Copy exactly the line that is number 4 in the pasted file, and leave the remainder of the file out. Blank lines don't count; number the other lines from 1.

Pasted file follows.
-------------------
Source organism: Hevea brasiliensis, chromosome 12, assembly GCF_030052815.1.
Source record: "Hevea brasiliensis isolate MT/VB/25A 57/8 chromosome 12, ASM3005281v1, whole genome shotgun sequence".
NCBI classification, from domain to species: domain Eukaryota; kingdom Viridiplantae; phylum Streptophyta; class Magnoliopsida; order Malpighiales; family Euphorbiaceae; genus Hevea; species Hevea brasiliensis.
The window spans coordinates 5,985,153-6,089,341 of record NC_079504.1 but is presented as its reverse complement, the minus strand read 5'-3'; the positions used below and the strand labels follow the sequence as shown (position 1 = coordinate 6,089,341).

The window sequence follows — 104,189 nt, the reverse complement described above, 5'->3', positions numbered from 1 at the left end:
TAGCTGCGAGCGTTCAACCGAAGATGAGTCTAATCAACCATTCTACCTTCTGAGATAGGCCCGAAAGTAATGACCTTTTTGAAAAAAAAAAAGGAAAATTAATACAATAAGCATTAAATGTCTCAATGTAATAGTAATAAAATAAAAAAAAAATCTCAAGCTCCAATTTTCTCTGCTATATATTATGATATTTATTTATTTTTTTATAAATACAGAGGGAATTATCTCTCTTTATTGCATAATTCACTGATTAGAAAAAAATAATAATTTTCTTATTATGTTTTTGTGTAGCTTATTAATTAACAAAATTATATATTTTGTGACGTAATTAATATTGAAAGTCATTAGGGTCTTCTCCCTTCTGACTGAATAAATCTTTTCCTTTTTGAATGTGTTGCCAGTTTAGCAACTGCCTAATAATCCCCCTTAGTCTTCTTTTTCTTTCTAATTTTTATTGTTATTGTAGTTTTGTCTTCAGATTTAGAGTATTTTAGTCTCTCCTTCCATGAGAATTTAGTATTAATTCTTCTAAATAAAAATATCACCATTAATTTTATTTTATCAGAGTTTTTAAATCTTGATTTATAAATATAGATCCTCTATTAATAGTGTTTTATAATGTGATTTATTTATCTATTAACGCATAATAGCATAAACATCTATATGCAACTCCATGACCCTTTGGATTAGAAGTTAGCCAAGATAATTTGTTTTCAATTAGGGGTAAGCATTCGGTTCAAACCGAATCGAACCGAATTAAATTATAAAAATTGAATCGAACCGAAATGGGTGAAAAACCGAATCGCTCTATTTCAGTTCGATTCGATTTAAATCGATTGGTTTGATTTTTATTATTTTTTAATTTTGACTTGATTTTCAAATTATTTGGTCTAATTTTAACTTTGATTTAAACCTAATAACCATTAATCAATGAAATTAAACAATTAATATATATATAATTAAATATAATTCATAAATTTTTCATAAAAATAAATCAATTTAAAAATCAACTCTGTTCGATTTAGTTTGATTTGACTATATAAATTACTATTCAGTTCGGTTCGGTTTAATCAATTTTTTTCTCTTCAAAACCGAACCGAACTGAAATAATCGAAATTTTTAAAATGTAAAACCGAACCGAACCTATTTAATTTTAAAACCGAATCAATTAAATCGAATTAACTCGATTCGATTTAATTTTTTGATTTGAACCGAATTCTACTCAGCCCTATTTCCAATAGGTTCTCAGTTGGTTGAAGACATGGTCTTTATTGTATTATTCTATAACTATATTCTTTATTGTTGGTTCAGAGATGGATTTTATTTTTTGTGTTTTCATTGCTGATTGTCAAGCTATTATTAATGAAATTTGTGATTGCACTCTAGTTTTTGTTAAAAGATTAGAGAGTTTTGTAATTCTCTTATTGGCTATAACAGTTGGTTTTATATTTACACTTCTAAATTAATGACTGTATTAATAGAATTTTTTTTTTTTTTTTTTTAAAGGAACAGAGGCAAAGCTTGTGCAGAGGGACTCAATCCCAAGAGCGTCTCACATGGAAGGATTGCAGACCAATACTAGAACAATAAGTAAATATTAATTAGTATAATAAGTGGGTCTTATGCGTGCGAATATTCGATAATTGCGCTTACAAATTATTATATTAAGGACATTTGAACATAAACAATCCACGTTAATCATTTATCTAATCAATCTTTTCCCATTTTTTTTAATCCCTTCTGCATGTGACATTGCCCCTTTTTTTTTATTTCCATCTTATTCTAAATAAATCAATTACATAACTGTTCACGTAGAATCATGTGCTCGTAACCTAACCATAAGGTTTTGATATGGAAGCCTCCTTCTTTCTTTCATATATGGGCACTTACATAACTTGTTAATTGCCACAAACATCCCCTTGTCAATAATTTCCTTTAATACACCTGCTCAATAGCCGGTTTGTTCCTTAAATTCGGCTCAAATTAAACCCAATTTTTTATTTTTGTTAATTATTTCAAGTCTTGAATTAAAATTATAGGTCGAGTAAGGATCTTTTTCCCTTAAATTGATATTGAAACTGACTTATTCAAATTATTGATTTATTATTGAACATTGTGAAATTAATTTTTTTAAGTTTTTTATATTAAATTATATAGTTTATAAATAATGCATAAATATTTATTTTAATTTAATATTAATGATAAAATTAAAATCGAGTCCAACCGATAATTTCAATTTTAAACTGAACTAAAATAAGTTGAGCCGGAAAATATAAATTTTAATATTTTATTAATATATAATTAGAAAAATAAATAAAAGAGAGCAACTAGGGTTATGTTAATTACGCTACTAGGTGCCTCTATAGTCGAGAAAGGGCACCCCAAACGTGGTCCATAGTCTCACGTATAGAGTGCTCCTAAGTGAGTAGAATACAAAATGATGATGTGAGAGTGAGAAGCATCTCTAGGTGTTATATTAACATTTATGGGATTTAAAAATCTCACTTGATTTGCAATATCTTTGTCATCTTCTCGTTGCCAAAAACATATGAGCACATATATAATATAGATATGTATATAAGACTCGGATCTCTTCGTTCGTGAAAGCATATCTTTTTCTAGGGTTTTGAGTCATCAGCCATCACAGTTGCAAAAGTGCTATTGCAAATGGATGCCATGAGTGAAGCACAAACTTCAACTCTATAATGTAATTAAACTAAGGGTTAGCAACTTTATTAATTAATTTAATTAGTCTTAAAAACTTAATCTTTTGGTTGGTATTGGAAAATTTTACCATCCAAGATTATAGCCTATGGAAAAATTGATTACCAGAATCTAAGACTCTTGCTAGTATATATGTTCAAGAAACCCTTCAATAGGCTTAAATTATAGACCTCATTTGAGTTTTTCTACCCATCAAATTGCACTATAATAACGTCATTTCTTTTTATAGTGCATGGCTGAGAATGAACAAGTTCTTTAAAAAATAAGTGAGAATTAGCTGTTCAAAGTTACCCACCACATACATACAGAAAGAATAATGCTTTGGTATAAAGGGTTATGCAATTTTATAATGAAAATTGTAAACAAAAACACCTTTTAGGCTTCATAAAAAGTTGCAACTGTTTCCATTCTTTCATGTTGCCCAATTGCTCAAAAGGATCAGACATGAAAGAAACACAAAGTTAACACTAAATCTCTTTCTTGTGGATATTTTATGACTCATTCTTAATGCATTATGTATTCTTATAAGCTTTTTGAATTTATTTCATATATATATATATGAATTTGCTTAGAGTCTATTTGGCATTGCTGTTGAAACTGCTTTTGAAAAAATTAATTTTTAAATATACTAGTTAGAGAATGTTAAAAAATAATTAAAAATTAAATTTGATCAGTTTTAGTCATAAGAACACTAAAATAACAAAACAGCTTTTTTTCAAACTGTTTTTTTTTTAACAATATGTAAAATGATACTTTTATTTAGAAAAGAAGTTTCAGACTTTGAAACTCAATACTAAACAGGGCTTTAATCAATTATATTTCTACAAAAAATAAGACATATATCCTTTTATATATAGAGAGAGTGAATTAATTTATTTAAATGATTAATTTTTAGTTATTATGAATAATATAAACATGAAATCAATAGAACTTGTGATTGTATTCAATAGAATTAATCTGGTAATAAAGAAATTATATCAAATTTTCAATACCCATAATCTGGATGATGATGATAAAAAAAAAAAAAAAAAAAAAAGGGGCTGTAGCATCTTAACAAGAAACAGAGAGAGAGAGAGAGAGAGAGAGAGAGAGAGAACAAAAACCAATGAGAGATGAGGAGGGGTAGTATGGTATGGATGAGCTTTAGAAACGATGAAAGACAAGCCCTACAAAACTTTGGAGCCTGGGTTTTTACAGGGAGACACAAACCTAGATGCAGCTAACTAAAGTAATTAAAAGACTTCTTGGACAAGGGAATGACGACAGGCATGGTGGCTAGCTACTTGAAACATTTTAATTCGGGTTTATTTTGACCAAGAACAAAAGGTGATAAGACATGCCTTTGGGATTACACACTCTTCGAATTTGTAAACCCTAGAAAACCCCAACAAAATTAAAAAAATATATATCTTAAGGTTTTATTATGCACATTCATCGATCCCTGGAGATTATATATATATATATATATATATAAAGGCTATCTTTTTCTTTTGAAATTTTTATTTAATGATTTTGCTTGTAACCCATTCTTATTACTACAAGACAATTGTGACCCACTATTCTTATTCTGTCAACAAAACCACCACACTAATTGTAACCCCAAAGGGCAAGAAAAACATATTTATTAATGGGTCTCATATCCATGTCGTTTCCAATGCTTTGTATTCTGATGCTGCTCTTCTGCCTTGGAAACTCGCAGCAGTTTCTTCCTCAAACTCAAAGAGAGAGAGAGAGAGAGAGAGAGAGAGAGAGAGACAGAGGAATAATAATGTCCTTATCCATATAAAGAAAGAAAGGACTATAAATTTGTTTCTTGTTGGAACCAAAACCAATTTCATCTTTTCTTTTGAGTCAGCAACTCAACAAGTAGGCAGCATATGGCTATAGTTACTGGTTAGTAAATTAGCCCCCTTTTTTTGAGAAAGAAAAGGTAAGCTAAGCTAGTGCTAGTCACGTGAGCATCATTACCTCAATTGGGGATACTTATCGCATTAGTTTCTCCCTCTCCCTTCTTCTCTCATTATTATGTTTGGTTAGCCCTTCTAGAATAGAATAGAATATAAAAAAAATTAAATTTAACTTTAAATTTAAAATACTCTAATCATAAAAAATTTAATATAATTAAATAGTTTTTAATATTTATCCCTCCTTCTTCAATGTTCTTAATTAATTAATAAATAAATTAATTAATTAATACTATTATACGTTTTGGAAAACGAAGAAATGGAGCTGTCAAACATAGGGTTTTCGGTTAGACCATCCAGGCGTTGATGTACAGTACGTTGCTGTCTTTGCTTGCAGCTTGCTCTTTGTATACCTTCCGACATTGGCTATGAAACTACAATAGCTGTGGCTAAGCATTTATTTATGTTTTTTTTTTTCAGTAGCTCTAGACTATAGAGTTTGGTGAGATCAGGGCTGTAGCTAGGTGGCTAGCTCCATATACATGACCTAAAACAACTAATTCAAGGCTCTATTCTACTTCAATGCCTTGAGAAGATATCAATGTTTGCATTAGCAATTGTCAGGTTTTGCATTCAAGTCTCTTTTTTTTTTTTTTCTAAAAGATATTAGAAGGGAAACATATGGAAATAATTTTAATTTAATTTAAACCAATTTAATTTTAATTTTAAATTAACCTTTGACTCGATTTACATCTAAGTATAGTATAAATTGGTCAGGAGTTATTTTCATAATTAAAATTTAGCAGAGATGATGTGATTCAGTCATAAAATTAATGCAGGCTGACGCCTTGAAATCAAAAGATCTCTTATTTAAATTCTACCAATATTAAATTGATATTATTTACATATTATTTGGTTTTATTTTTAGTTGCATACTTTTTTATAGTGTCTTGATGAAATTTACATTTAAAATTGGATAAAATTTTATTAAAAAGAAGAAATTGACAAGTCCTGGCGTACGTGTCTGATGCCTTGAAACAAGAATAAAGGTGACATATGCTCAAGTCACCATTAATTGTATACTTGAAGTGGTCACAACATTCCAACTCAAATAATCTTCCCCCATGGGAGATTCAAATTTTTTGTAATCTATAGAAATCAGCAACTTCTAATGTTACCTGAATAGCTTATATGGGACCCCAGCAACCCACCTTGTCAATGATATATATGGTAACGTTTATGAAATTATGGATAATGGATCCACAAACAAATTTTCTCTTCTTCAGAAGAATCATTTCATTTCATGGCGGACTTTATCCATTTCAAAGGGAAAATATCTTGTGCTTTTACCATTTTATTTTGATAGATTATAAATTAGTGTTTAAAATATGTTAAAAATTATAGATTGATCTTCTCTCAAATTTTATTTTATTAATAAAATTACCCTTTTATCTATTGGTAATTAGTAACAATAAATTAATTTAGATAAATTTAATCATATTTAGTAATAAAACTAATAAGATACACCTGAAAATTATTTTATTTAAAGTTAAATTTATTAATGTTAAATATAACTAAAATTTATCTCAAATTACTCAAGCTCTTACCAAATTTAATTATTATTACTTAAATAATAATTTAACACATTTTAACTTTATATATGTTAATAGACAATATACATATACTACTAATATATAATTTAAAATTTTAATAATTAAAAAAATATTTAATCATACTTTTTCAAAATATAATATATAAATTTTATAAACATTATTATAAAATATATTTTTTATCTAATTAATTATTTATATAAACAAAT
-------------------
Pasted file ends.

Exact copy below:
The window spans coordinates 5,985,153-6,089,341 of record NC_079504.1 but is presented as its reverse complement, the minus strand read 5'-3'; the positions used below and the strand labels follow the sequence as shown (position 1 = coordinate 6,089,341).